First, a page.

Step two involves, through story-sharing, delving deeper into the implications of institutional bias and exclusion for different groups of employees. What is the emotional impact when an employee faces structural forms of exclusion?

As the third and final step, collaborative efforts can be directed towards creating an organization that embraces polyphony, a space in which a diversity of perspectives and life experiences are given a dignified place within organizations and in the work process[1].

Organizations Take the Lead

The research reveals that working towards more inclusive work environments is often seen by many employers as a challenging, costly, and time-consuming process. At the same time, it is recognized as important. Despite numerous efforts, desired outcomes remain elusive due to the absence of sustained investments at various levels and the integration of diverse forms of (professional, academic, and experiential) knowledge.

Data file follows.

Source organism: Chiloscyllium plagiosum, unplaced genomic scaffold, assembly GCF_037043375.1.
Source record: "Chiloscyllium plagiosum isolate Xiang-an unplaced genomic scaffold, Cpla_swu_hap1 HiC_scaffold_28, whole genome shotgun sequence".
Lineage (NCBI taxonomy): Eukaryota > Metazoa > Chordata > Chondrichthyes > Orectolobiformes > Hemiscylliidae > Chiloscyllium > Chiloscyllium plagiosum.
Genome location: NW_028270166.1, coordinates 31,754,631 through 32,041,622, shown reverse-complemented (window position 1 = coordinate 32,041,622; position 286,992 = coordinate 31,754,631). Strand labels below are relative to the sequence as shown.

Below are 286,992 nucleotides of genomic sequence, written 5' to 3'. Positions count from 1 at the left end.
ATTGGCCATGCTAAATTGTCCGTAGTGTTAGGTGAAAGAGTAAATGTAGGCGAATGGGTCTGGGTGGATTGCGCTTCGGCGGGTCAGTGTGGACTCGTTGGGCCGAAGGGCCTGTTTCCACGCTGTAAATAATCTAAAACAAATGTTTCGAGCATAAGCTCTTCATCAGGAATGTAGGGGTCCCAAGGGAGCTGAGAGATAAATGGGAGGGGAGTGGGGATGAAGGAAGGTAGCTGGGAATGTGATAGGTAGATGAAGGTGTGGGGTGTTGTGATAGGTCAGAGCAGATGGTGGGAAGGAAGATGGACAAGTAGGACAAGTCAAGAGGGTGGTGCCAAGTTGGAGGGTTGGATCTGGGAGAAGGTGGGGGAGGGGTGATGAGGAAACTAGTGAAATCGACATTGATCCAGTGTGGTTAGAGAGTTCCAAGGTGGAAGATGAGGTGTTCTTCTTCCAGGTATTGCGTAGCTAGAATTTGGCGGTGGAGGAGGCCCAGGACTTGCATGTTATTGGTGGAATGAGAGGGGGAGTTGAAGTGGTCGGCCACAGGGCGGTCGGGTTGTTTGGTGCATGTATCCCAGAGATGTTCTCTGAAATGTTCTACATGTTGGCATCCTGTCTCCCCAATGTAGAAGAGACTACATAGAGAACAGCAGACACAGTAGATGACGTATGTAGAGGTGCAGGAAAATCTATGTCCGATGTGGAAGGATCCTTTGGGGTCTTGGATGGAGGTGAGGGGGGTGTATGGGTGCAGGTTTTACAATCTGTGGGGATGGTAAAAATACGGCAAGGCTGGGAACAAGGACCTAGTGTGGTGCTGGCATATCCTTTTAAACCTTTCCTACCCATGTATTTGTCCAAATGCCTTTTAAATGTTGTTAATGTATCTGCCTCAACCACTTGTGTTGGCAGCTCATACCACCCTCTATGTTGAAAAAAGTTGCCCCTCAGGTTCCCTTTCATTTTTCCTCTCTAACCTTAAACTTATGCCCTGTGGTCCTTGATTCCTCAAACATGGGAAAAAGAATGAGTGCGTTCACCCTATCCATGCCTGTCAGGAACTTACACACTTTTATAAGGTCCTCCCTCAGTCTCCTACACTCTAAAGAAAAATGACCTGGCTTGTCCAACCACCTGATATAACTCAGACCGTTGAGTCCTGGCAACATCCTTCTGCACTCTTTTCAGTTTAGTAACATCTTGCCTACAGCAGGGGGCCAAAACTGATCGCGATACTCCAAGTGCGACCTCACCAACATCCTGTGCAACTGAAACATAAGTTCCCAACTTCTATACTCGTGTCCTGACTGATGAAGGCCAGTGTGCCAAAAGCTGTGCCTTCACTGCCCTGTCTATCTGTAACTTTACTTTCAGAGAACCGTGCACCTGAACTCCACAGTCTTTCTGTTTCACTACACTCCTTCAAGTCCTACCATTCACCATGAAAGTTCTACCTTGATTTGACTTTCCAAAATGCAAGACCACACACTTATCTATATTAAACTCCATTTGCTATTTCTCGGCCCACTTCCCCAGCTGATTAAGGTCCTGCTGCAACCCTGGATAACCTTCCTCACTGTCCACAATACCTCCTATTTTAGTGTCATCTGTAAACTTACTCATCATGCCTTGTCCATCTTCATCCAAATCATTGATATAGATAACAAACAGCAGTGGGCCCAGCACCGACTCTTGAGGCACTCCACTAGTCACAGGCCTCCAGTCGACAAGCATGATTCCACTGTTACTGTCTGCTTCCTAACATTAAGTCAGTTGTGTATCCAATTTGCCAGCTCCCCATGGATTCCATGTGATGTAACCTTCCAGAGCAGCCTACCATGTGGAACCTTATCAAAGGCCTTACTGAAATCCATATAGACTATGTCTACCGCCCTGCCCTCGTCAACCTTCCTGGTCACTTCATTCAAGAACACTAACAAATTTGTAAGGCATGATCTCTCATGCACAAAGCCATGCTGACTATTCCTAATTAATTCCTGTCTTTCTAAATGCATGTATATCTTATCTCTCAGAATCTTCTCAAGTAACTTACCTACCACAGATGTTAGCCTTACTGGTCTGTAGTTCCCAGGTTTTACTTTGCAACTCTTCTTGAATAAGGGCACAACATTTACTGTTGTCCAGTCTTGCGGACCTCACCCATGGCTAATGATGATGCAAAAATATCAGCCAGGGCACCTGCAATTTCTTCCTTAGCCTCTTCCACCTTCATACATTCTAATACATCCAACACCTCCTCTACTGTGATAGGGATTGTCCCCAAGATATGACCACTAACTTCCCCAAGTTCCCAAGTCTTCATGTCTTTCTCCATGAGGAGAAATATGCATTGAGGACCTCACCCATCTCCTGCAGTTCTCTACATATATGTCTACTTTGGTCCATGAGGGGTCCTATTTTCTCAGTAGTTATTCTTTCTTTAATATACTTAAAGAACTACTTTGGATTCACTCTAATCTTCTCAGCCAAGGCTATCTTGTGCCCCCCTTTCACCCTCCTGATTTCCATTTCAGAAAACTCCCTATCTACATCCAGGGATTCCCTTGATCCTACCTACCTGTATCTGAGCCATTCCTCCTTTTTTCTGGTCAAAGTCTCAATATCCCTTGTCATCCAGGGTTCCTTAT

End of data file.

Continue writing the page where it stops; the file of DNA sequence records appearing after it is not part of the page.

It’s therefore crucial that within organizations, more than the current state, an awareness emerges that the difference can be made within the organizations themselves. This requires collaboration with the government and the target audience, but if organizations take the initiative to cultivate an inclusive environment, there’s much to gain.

And that’s precisely what the Dutch job market needs at this moment: organizations where everyone can be themselves and be valued, and where no talent is lost due to the persistence of institutional bias and exclusion.

The research “Towards an Inclusive Work Environment!” was conducted by: Machteld de Jong, Halleh Ghorashi, Tjitske Lovert, Kay Mars, Eline van Rooij, and Efza Üstüner, and is being presented today. For more information about the research: Machteld de Jong or Halleh Ghorashi.

Below is a recording of the conference “Towards an Inclusive Work Environment!” held on Thursday, November 25, 2021.



[1] In the report ‘Towards an Inclusive Work Environment! Insights from Work and Life Experience and Paradoxes from Practice,’ each paradox is further elaborated in detail to outline how a specific set of interventions can be implemented.